This topic contains 11 replies, has 5 voices, and was last updated by Anonymous 7 years, 8 months ago.
- May 6, 2011 at 10:22 am #207671
cannot afford to buy a house? It appears that most women will not even date very successful and handsome men if these men do not own a home. (Actually nobody in China can own a home – but they can lease the property.)
Since China has a huge real estate bubble that prevents most men from owning a home, how will they cope with this both this gender imbalance and with women’s requirement for home ownership by potential suitors?
How will the 50 Cent Party of Internet spin doctors be able to afford a house if they only earn 50 Chinese cents per post?
- May 8, 2011 at 12:09 pm #267113
they can always rent.
i think half Californians are renting.
my professor with 2 PHDs is renting too. renting is more flexible than owning a home.
i don’t respect women or men who are materialists.
- May 11, 2011 at 8:26 am #272507
One solution seems to be the promotion of polyandry, if the men can learn to share.
- May 13, 2011 at 9:41 am #275161
It is not just men that suffer. Women suffer too. China is cracking down on prostitution. if successful, there will be more supply of women into the bridal market. That will help. The crack-down will have to stop the ever-escalating export of prostitution as well for this purpose.
- May 18, 2011 at 11:57 pm #281022
I don’t think a man should have to own a home just to have a good wife. She should love him and work together the best they can.
- June 10, 2011 at 4:34 am #438355
Hire an attorney is the best way to do this…
- June 10, 2011 at 4:34 am #438356
pay up your balances, or at least pay on time. Do not apply for a new credit card or any other type of finances. Do not let anyone pull your credit. 30 day lates eventually come off, and if your more than 12 months away from them, they won’t hurt you in financing.
- June 10, 2011 at 4:34 am #438357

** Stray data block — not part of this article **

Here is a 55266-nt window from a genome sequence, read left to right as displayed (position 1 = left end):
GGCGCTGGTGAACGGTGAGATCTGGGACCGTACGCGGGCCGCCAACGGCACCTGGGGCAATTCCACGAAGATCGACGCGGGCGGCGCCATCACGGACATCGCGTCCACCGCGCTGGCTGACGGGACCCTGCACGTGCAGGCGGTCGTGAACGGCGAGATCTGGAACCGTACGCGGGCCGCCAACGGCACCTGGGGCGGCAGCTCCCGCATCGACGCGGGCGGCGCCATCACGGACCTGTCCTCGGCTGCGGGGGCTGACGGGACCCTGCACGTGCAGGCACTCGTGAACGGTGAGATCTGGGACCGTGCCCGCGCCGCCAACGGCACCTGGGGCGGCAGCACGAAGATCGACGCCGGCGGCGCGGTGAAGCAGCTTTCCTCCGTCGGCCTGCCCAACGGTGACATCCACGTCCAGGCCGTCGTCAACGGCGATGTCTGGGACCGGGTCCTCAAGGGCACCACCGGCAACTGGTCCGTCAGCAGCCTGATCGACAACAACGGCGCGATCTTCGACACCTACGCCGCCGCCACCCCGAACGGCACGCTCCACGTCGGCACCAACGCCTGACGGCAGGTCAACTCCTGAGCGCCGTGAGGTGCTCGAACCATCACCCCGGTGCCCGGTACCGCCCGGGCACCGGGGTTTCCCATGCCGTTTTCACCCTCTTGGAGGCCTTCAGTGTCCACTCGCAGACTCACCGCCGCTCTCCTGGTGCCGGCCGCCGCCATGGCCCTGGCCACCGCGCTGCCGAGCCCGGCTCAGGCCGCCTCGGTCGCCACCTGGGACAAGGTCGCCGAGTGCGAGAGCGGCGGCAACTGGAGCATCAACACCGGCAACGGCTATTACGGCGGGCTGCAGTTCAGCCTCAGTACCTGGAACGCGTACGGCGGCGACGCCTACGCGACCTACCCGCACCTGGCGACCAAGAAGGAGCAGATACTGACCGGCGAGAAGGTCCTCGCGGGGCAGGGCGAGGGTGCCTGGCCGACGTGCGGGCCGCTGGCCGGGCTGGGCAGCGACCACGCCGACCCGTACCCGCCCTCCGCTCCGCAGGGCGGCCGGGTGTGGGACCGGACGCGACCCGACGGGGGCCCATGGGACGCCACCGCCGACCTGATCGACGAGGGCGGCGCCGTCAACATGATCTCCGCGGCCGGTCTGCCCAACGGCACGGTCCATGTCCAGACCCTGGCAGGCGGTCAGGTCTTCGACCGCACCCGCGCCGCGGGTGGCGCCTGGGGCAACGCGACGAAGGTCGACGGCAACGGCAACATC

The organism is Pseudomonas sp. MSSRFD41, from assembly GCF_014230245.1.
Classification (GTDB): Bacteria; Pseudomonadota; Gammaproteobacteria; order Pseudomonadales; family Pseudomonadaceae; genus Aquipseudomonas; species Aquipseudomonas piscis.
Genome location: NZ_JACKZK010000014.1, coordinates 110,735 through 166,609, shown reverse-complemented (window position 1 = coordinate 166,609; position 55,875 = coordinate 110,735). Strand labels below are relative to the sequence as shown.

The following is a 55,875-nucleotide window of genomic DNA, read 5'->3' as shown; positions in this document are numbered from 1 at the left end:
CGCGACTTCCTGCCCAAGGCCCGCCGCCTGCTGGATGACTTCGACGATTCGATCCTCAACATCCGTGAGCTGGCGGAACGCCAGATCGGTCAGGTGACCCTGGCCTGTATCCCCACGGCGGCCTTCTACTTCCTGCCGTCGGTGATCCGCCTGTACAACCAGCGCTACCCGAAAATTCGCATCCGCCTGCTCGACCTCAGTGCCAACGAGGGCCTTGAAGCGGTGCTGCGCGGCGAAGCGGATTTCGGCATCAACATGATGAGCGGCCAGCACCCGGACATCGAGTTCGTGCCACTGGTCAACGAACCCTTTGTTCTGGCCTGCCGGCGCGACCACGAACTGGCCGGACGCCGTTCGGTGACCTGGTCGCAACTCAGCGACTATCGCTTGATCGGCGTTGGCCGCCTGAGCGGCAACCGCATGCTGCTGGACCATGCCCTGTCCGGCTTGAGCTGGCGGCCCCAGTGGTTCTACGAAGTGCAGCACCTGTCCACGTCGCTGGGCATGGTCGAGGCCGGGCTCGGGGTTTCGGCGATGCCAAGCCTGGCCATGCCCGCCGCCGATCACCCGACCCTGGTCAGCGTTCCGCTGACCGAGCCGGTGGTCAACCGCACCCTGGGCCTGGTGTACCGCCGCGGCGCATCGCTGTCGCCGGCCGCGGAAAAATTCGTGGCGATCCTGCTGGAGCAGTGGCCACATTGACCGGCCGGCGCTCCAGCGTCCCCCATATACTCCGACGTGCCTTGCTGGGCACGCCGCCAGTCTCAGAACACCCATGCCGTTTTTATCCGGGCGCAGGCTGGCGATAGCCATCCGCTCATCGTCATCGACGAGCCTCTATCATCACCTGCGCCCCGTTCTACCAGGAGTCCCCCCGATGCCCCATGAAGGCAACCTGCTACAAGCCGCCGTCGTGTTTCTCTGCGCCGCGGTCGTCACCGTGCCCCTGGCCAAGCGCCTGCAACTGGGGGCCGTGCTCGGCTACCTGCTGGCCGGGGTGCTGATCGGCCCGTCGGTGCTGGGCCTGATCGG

Check your credit report and dispute any errors. (Don’t dispute things that are true, just the real errors.) Start paying the collections which are the most recent since the recent history has more of an effect than the past. Pay items down to less than 30% of the what you owe so that you are using less of your available credit. There are more items, but those would be my top 3 picks.
The 30 day lates stay on there for 7 years, but have less of an effect after 2 years has passed since the late. Yes, a closedd account lowers your average account age which is one of the items calculated into your score. (You want open accounts in good standing.) I don’t know of a way to reopen the account. If you try, and the item is bad, then you just made the item look more recent than it actually is.
- June 10, 2011 at 4:34 am #438358
I have placed this in the source box. There is a wealth of information there and a great free debt management software program. I bookmarked the site as I return to it often for the advice it offers. I hope this helps you.
- June 10, 2011 at 4:34 am #438359
Bad credit can frustrate your efforts at getting a credit. Hence ensure you keep your credit report clean. If there are any errors in the report, undertake credit repair to clear out any errors. This can be tiring and frustrating, but highly rewarding. Though law recognizes and protects your rights, it is your duty to remove any anomalies in
- June 10, 2011 at 4:34 am #438360
It looks like you have a series of questions here, so let me try and answer each one individually:
Can You Get Rid of 30 Day Late Payments?